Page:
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Review your prenuptial agreement carefully for weaknesses

Many people create prenuptial agreements to avoid the possibility of a messy divorce and to establish powerful legal protections before they marry. Whether a couple has significant assets or is simply planning for future success, a strong prenuptial agreement can keep a marriage strong in difficult times and make divorce a simpler, streamlined process if a marriage dissolves.

However, not all prenuptial agreements are valid. If an agreement includes vague wording or is not created carefully, then its protections may not hold up to scrutiny. If you face divorce and have a prenuptial agreement, it is important to review your agreement carefully. Your spouse will almost certainly review the agreement carefully as well, and may challenge the agreement in court if it has weaknesses.

What invalidates prenuptial agreements?

Simply creating a prenuptial agreement may not be much help at all if the contents are not legally sound. Many mistakes can invalidate a prenuptial agreement, such as:

  • The agreement was verbal, not written
  • One party signed under pressure
  • One party was not given enough time to read and consider its terms
  • One party did not consider the agreement with independent legal counsel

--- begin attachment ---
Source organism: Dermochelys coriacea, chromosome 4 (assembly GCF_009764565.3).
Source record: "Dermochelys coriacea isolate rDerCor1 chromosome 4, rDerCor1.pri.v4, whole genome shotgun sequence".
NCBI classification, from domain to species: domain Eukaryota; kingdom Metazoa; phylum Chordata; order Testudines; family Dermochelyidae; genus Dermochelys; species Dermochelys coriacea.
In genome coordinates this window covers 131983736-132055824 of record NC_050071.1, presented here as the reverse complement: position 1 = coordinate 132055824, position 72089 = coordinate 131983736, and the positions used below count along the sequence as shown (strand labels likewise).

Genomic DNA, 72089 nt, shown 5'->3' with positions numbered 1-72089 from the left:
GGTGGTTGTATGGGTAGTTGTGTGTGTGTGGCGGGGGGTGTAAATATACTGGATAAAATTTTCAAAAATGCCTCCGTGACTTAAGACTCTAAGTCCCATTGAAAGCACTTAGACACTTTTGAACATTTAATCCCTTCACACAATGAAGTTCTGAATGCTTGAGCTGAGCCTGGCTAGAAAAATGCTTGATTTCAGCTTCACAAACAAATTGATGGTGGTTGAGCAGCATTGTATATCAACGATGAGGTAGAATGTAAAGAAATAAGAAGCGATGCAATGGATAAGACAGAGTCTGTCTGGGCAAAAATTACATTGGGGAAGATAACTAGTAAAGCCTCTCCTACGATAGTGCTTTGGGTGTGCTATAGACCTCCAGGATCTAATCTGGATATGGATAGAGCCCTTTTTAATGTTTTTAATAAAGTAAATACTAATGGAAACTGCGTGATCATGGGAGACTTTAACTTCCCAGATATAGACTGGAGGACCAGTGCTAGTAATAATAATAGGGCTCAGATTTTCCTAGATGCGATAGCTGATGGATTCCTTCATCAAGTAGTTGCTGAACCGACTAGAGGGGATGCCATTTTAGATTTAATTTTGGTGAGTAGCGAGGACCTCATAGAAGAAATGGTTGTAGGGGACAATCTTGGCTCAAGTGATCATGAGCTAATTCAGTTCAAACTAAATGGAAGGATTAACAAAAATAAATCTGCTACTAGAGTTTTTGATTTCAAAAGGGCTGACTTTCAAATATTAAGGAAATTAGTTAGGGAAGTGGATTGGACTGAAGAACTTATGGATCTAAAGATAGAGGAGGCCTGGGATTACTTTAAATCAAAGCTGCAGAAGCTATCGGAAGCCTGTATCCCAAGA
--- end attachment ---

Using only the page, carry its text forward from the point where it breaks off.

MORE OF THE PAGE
• The agreement contains inaccurate or incomplete information
  • The agreement contains invalid provisions, such as child custody determinations
  • The terms of the agreement are unconscionable to one party

In broad strokes, prenuptial agreements must only include legally valid provisions that each party understands and willingly agrees to uphold. If an agreement contains invalid provisions, or is so unfair to one party as to violate their rights, a court may not uphold it.

If your prenuptial agreement with your spouse is not valid, then you may face a much more complicated divorce process. In Texas, the law requires spouses to divide their marital property equally, unless the couple has a prenuptial agreement. If a prenuptial agreement does not hold up to scrutiny, a couple's marital property must be divided according to state community property laws.

Protecting your future begins now

If you have a legally viable prenuptial agreement, then your divorce may be relatively straightforward, so reviewing the agreement should be one of your first steps if you have not already done so.

No matter where you are in the divorce process, it is always wise to approach divorce with a strong legal strategy. Understanding the legal issues at hand can help you identify your priorities, so that you can achieve your divorce goals and protect your rights, leading to less heartache and practical harm.

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